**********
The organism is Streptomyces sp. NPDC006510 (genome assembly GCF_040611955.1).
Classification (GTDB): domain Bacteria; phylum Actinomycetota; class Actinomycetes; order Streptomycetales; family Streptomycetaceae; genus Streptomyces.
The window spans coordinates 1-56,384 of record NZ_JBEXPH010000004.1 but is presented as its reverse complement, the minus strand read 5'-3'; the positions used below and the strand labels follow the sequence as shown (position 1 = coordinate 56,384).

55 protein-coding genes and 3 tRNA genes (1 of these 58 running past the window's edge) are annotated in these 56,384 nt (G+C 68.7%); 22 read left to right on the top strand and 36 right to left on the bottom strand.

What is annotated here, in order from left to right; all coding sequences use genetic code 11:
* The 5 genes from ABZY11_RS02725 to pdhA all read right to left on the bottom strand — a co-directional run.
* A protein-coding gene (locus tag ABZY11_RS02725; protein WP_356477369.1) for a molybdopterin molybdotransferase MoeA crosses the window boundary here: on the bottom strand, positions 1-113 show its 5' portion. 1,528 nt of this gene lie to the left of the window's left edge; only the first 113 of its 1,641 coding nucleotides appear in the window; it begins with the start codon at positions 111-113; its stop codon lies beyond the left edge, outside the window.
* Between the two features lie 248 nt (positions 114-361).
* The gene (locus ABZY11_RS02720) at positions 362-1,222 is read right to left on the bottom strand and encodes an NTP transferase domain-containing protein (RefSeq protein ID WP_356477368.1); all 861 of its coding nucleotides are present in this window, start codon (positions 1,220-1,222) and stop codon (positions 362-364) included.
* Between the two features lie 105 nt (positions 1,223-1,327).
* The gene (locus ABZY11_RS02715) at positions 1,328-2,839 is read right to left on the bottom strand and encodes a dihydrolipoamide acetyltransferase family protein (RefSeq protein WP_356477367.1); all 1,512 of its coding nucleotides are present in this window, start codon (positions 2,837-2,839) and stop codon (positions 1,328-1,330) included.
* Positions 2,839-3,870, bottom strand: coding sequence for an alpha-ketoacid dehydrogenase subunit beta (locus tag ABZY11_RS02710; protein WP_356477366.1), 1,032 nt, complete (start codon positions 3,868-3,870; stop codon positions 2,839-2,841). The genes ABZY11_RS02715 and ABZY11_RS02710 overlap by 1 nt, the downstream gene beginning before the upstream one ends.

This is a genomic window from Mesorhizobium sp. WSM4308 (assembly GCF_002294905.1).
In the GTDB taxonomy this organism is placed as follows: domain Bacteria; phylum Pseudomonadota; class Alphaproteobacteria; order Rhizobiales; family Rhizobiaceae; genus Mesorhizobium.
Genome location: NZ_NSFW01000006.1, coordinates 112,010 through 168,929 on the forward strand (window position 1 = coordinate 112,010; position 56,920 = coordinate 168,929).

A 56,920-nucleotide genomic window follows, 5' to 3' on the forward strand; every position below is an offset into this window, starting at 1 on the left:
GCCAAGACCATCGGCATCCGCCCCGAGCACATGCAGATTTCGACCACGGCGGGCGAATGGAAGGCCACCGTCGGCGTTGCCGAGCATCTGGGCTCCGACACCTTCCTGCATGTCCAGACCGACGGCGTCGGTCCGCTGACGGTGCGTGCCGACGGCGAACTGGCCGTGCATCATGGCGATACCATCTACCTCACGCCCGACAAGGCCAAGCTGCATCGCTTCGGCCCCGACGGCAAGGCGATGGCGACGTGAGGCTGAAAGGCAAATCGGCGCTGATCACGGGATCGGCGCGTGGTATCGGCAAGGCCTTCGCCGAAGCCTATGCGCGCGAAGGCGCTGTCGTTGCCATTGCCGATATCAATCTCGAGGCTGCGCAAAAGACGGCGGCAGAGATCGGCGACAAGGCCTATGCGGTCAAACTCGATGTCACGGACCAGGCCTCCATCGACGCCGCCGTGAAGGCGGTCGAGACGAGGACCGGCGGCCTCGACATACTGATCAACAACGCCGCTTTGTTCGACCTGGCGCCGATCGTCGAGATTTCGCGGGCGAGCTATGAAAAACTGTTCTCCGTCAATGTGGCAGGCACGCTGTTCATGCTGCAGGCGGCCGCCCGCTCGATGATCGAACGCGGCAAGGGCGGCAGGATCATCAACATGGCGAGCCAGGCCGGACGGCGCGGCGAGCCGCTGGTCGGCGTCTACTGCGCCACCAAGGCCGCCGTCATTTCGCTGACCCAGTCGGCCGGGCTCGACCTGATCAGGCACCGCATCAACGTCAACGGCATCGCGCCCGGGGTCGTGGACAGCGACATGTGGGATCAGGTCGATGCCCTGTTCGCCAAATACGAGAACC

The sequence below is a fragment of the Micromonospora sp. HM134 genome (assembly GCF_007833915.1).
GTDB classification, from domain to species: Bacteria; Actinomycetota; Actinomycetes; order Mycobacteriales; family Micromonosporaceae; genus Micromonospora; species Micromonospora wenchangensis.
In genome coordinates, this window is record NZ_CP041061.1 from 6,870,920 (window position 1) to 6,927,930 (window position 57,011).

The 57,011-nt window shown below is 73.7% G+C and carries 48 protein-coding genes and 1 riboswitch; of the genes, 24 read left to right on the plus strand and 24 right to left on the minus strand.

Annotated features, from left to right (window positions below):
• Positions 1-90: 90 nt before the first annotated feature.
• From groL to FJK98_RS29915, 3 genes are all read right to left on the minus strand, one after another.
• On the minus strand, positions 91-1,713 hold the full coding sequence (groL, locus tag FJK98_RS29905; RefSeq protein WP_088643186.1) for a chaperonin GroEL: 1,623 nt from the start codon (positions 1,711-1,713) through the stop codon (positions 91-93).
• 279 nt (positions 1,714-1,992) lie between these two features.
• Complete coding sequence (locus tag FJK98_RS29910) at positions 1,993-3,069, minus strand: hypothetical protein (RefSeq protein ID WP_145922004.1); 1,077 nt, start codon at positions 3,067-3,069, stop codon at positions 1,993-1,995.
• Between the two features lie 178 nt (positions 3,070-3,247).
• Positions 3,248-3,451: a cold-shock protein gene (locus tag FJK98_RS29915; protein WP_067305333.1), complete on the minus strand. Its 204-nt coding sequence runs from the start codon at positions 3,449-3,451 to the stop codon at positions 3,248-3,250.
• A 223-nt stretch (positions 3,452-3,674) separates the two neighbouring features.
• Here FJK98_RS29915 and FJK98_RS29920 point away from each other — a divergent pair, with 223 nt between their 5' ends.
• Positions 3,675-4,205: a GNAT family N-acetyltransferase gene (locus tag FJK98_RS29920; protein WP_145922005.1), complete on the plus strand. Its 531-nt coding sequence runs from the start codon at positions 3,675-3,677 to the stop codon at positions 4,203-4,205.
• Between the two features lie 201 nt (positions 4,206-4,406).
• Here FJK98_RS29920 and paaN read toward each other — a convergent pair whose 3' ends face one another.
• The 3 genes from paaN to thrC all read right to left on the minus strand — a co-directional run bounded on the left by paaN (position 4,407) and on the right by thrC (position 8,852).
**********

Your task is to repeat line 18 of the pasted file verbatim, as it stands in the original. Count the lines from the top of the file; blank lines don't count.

The sequence below is a fragment of the Micromonospora sp. HM134 genome (assembly GCF_007833915.1).